This is an undergraduate course on computer operating systems.
(Although this course is for graduate students! USC undergraduate students must take CS 350 in order to get credit for OS.
If you are an undergraduate student, you cannnot be in this class!)
In addition to exploring concepts such as synchronization, virtual memory,
processes, file systems and virtualization. Students will develop elements
of a fairly complete operating system during the course of the semester.
My actual CS 402 class web site for Summer 2016 is not ready yet.
Since many students are registering now, I felt that I
should post some important rules about my sections so students can know what to expect and register accordingly.
I tend to be a stickler to rules, so there will be no exceptions.
(In general, I'm bound by my own written rules and I have to stick to them.)
- DEN lecture videos will be made accessiable to all of the non-DEN sections.
- You must take all the exams in the section for which you are registered.
- The dates and times for the final exams are deteremined by the university and there is absolutely
no way to change them for you. If you know that you cannot come to the final exam for a particular
section, do not register for that section because I will not change the date or time of your final exam.
- Up to 4 students per team will be permitted but no more.
- All members of a team must be registered in the same lecture section.
You will not be permitted to have a teammate who is registered in a different section.
(Which discussion section you are in would not matter.)
- If you are already registered in one section and would like to switch to another section
because your kernel assignment partners are there,
I'm sorry that there is no way to do that. You can either unregister yourself and get on the
wait list of another section, or stay in your current section and look for other kernel assignment partners.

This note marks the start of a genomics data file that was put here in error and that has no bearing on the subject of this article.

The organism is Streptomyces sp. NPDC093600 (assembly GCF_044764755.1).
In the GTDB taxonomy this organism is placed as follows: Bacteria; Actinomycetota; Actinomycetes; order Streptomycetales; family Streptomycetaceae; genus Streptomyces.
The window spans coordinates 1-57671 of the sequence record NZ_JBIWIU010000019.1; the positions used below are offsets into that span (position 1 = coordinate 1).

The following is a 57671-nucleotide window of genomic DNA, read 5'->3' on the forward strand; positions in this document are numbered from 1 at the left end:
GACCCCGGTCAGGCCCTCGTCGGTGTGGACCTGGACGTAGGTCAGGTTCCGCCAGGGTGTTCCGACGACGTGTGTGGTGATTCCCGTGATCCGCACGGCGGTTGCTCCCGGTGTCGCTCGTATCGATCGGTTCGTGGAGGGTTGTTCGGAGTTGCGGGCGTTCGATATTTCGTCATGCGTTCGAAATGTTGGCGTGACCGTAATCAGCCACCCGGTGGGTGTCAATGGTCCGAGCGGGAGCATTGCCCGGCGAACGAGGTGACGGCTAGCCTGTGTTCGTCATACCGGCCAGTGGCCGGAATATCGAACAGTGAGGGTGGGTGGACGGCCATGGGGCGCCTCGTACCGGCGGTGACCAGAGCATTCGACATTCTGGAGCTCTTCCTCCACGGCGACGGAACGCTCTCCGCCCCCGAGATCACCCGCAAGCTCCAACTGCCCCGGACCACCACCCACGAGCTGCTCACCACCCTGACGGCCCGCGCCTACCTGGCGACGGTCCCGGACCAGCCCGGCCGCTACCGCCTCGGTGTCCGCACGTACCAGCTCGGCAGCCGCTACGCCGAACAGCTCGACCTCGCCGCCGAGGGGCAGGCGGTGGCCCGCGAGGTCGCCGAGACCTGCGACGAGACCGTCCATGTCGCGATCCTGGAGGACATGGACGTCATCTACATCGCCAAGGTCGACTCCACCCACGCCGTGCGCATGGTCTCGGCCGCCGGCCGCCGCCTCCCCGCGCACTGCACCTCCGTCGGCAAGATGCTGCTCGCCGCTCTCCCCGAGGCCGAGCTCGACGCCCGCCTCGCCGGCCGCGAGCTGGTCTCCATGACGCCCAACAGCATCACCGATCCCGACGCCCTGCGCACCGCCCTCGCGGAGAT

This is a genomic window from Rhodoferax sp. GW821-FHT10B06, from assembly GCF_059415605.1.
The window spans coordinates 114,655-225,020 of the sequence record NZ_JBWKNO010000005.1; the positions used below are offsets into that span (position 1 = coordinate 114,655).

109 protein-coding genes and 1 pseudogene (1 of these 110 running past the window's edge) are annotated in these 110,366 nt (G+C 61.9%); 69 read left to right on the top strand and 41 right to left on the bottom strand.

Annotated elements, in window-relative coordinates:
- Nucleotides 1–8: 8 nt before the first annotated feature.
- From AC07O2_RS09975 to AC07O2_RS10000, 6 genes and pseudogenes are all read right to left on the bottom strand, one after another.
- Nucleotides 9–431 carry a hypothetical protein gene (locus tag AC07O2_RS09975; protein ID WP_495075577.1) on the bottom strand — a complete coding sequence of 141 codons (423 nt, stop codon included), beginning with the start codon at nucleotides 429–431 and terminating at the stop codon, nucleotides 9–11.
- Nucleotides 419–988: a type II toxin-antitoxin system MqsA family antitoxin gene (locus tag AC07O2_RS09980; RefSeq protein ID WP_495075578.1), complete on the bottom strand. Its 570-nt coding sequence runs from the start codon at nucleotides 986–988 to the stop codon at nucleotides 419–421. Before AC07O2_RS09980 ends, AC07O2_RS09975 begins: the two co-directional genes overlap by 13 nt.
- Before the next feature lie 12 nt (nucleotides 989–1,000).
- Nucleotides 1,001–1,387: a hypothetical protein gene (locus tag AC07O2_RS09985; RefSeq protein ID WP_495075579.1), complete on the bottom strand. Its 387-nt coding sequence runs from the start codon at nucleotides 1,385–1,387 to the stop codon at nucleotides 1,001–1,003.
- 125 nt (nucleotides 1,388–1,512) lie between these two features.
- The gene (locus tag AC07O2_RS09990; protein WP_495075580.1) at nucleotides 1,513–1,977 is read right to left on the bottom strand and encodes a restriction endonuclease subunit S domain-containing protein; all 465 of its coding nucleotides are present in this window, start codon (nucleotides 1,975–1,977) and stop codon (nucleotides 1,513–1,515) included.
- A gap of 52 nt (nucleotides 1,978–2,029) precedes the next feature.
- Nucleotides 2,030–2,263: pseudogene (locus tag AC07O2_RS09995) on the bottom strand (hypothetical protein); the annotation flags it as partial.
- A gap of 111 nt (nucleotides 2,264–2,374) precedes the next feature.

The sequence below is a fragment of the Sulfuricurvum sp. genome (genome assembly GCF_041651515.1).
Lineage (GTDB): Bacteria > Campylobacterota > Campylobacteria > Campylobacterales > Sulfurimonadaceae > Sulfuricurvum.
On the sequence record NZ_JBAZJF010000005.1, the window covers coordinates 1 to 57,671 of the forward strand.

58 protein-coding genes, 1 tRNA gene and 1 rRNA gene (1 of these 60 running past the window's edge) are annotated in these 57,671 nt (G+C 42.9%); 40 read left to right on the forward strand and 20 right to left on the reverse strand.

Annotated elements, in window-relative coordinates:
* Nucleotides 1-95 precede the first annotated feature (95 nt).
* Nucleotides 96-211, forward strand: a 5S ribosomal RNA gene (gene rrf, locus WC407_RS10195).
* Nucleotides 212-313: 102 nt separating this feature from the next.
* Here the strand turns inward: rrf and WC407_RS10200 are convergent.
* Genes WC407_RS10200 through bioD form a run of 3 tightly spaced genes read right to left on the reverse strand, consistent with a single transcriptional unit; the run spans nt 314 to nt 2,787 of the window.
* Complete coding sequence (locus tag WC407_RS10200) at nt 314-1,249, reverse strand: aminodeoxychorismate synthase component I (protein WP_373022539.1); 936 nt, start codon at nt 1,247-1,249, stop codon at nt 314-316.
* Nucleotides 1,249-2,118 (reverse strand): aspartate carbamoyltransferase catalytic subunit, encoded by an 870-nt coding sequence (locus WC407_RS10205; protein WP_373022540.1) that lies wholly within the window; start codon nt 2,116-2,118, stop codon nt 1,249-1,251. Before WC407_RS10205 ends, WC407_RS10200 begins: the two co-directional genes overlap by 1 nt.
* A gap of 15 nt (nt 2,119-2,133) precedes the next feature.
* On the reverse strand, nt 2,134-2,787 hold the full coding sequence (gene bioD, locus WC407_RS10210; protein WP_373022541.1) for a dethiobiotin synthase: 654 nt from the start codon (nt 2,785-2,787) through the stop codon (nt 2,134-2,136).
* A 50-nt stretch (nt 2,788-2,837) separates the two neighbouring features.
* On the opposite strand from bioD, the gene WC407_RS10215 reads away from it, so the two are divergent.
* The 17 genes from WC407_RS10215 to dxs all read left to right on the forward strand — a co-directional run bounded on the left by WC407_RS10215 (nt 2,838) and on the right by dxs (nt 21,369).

- Even though you are on the wait list and there is no guarantee that you will get in,
if you intend to take this class, you are expected to attend every lecture and
submit all assignments on time (i.e., same deadlines as students who are already registered).
So, even if you get in on Friday of the 3rd week of classes, you will be expected to turn in warmup #1 by late night that Friday.
- You can earn up to 4% extra credit for class participation. But you will only
earn extra credit if you attend the lectures and discussion sections for which you are registered.
(It's perfectly fine if you sit in another lecture or discussion section and you don't need prior approval.
You just won't get class participation extra credit if you do that.)
For students registered in the DEN section (i.e., section 29947D),
you get the participation extra credit automatically (i.e., without signing roll sheets).
- The recommended preparation for this class are (1) CSCI 201L or CSCI 455x, and (2) EE 357 or EE 352L.
Basically, you should know how to program and you should know what's inside a processor/CPU and
how it works (i.e., how it executes machine instructions).
- The programming assignments of this class will be very demanding (kernel 3 will be extremely difficult and very very time-consuming).
You will be required to write C code. Since C is